Monday, November 16, 2009

The worst is yet to come

See:  The worst is yet to come

I agree with Noriel Roubini that the worst is yet to come, but even Roubini falls prey to the figment that a fiscal stimulus involving “shovel-ready” infrastructure spending “creates jobs”:

There's really just one hope for our leaders to turn things around: a bold prescription that increases the fiscal stimulus with another round of labor-intensive, shovel-ready infrastructure projects, helps fiscally strapped state and local governments and provides a temporary tax credit to the private sector to hire more workers. Helping the unemployed just by extending unemployment benefits is necessary not sufficient; it leads to persistent unemployment rather than job creation.

In the past, I have also recommended infrastructure spending or workfare instead of just a livable poverty-level dole.  But upon reflection, and watching the way our government malfunctions, I have become more conservative.  I don’t trust the government to spend my money on anything other than humanitarian aid for my fellow citizens.  And “extending unemployment benefits” is not an adequate answer to the abject lives that Americans confront when they become unemployed long-term (most Americans don’t even qualify for unemployment benefits, to begin with).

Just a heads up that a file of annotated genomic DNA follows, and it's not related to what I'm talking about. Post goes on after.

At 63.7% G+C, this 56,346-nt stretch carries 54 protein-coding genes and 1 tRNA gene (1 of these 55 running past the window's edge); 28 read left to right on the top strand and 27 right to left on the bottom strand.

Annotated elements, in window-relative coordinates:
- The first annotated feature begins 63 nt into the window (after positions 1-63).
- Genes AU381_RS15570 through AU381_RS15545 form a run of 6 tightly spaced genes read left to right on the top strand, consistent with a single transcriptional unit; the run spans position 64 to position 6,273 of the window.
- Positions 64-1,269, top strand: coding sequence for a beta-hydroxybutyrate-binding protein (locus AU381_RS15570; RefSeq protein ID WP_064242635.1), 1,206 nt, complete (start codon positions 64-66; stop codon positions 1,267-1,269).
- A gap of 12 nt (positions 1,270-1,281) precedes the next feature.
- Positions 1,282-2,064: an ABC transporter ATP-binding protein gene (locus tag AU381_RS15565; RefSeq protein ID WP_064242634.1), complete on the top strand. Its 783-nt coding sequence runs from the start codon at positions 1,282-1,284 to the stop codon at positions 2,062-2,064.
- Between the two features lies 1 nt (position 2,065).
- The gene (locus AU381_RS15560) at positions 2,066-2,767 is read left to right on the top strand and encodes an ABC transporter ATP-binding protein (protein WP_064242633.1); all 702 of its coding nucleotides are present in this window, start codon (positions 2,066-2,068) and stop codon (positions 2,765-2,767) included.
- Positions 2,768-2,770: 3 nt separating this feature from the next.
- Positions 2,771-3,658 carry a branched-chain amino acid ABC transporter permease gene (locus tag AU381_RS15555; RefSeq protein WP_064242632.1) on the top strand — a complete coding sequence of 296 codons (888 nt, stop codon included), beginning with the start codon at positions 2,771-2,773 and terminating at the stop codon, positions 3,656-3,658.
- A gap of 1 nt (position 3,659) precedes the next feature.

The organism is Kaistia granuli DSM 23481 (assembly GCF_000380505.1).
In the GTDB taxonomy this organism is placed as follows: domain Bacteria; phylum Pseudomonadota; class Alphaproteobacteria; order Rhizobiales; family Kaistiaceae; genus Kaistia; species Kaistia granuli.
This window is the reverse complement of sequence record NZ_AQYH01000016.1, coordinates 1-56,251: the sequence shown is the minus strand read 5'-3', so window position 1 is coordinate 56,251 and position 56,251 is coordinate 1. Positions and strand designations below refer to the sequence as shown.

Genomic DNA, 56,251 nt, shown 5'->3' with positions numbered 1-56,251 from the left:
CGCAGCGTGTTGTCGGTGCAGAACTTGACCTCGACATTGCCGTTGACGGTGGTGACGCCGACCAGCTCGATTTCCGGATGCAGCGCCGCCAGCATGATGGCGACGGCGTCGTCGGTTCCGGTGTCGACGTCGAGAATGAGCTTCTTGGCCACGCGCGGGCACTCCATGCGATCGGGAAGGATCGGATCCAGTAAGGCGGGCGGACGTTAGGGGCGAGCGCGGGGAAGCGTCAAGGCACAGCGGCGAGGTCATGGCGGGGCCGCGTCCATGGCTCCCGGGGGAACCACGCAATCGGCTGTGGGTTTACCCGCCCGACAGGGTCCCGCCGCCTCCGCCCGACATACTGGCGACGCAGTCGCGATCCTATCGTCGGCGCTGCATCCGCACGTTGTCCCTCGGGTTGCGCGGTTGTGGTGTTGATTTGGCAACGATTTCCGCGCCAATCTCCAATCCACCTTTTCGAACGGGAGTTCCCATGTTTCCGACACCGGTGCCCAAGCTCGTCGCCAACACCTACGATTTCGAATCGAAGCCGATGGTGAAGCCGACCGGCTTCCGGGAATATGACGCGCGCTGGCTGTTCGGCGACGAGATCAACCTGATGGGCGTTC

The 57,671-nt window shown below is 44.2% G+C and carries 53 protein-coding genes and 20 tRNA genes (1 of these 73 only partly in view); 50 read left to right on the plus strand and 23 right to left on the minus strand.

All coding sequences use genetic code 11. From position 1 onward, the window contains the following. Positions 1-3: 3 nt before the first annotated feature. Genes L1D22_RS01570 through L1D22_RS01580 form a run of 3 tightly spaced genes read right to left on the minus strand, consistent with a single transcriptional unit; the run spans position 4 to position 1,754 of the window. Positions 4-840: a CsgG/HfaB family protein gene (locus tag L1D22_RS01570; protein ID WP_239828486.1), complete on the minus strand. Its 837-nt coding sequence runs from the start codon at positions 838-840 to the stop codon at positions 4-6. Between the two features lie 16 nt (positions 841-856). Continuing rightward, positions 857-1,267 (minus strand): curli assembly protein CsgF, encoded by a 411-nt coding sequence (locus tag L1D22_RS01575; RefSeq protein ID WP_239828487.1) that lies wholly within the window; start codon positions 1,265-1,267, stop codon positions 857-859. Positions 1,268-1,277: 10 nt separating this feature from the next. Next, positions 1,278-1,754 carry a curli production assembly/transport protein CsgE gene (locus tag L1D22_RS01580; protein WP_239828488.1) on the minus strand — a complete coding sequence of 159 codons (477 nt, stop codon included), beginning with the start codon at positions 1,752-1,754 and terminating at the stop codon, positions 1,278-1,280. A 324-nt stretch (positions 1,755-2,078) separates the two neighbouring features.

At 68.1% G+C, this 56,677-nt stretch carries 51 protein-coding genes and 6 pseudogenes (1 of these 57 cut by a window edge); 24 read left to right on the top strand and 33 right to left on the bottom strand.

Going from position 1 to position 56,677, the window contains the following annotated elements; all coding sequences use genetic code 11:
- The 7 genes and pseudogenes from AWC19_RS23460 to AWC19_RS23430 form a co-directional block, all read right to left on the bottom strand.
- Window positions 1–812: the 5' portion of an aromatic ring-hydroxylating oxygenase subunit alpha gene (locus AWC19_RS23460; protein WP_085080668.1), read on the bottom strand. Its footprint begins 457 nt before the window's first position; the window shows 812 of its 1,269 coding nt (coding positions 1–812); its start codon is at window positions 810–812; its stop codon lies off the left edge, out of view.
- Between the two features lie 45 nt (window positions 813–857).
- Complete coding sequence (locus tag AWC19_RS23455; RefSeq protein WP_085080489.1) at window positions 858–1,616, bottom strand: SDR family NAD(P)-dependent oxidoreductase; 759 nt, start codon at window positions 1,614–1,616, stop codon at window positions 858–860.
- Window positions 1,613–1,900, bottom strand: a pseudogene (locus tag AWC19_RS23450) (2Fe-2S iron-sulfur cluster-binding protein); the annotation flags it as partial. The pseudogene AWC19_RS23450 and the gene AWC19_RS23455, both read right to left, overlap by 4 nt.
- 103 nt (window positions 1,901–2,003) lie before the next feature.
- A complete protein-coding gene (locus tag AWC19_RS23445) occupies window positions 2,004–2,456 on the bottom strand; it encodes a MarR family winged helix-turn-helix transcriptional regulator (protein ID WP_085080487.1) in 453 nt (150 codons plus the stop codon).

I don’t know any other commentator who is singing my song, which is that the current collapse of effective demand is a distributional problem, to solve which quantitative easing and fiscal stimulus are a fool’s tools.  If the problem is distributional, the solution needs to be as well.

Provide spending power to the disenfranchised and let the system self-organize.  That’s the one thing markets do well.  I never bought John Stuart Mill’s argument that redistributional strategies always ultimately fail.  As I recall it was tied up with that marginal productivity fairy tale.  The rich in America have done very well redistributing income and wealth in their own direction via manipulation of corporate compensation and personal taxes.

The more that government is involved in job creation, the more worthless the resulting jobs will be, generally.  Otherwise, I don’t object to workfare in principle, I just think it will be botched and disagreements (pork-squabbling) over what jobs to create will be used as an excuse for delaying direct humanitarian aid.  People on a livable dole can engage in search for jobs that use their actual skills, rather than just blistering their hands with a shovel.  Or they can engage in training for real jobs.  Government jobs create vast Sargasso Seas of waste in the economy that tend never to go away.

Tax credits for hiring new workers, or as Yves referenced recently, mandatory short work hours per the German solution make a lot of sense (although they don’t have a prayer of being tried here). 

But there will be no excuse for letting our fellow Americans fall into a life on the streets when the next collapse occurs.

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